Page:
Often, tsunamis follow earthquakes along the coast and can be far more devastating than the quake itself. However, they’re easier to predict by the drawback of water on the shore just before the tsunami hits. Note, however, that this does not always occur. And while your best chance of getting away from one is getting to high ground, you'll need to evaluate what structures, if any, can survive the onslaught of water.

Read more:'s tsunami preparedness guide

Hurricanes and typhoons

You're not too likely to bump into major tsunamis or volcanic eruptions during your gap year. But one thing you need to be prepared for: typhoons. With global warming, it seems like the Storm of the Century comes about twice a year nowadays, and hail storms and flash floods kill people every year. They can happen just about anywhere, and the United States of America, Australia, parts of East Africa, and Southeast Asia tend to get the worst of them.

While staying inside is generally your best bet against these things, you can't always avoid them. Most flash flood deaths occur on traffic-stopped roads from which drivers can't escape. The best thing to do is be prepared -- try installing a storm tracking app on your phone that will give you notifications if extreme weather is headed your way.

If you're on a small island, try to get off and back to the mainland as soon as a warning is put in place. Evacuate elsewhere if at all possible. If not, identify where you should go if the Hurricane/Typhoon gets particularly bad (usually a school or community center).

Read more:'s hurricane preparedness guide

Political turmoil and terrorism

Riot police lined up on a street.

The world can be a volatile place and while we often can't predict moments of political turmoil or terrorism, we can be prepared. If you come across a political demonstration or rally, you may be compelled to stay around to watch or even participate, but it's best to leave the area. Even bystanders can be swept up in police action against protesters and these events can easily turn violent. Rather than getting injured or arrested, keep yourself safe by staying far away.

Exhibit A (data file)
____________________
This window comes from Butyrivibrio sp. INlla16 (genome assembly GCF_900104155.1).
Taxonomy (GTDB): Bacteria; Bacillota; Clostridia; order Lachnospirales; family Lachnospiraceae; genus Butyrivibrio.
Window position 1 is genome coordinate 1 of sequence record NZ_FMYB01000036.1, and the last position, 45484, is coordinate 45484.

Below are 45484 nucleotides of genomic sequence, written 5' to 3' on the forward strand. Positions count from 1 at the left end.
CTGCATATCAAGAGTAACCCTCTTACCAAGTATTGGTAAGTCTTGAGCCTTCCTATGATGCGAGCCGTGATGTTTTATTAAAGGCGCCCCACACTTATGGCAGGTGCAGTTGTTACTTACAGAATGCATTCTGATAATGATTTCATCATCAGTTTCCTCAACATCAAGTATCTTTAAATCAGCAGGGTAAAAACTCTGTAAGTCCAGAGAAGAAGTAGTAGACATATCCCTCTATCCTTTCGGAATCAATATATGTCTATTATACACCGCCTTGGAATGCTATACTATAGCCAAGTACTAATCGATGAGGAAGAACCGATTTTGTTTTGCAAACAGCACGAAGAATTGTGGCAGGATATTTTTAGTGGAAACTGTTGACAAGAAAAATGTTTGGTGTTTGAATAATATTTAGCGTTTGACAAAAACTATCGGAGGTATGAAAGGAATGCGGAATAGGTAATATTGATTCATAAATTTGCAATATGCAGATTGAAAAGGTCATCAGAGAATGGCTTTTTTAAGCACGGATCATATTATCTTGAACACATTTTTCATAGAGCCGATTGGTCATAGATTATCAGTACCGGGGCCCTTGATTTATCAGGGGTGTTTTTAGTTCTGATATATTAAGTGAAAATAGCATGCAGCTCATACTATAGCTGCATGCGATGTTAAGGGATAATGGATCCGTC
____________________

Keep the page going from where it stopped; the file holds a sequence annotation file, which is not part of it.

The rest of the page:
Terrorist attacks are often hard to predict and in recent years have targeted busy public areas. Because of this, the US Department of State advises travelers abroad to be vigilant and aware of their surroundings when in places like markets, tourist attractions, and large events such as concerts. The US government offers the Smart Traveler Enrollment Program (STEP) for travelers to receive security updates. It also makes it easier for the government to locate you in the event of an emergency. Non-US citizens can sign up for general travel advisories.

Similar "smart traveler" programs exist for citizens of Canada, Australia, Ireland, New Zealand, and South Africa.


If you're a victim of a crime while studying abroad, call the police. Depending on the severity of the crime, you may first be transported to a hospital before answering questions and filing a report. Regardless of nationality, you should also contact your country's embassy when you're able to do so. They can support you by providing local resources, contacting family back home, and possibly by assisting you financially.

A police report is vital, especially for things like stolen passports so don't hesitate to go to a local police station if you're a victim of petty theft. Being reimbursed by your insurance for anything stolen will also require a police report affirming what was stolen and the value of the items.

Preparation is key

Accidents and illness are never fun but can be even scarier when in a foreign country. Of course, you can never be fully prepared for everything that can happen, but taking precautionary steps like researching the weather/geological conditions in your host country and having medical records on file can save you time and maybe even health in the long run. Nobody wants to think they’ll get sick or stuck in a bad situation while on study abroad, but it’s worth the time to plan just in case you do.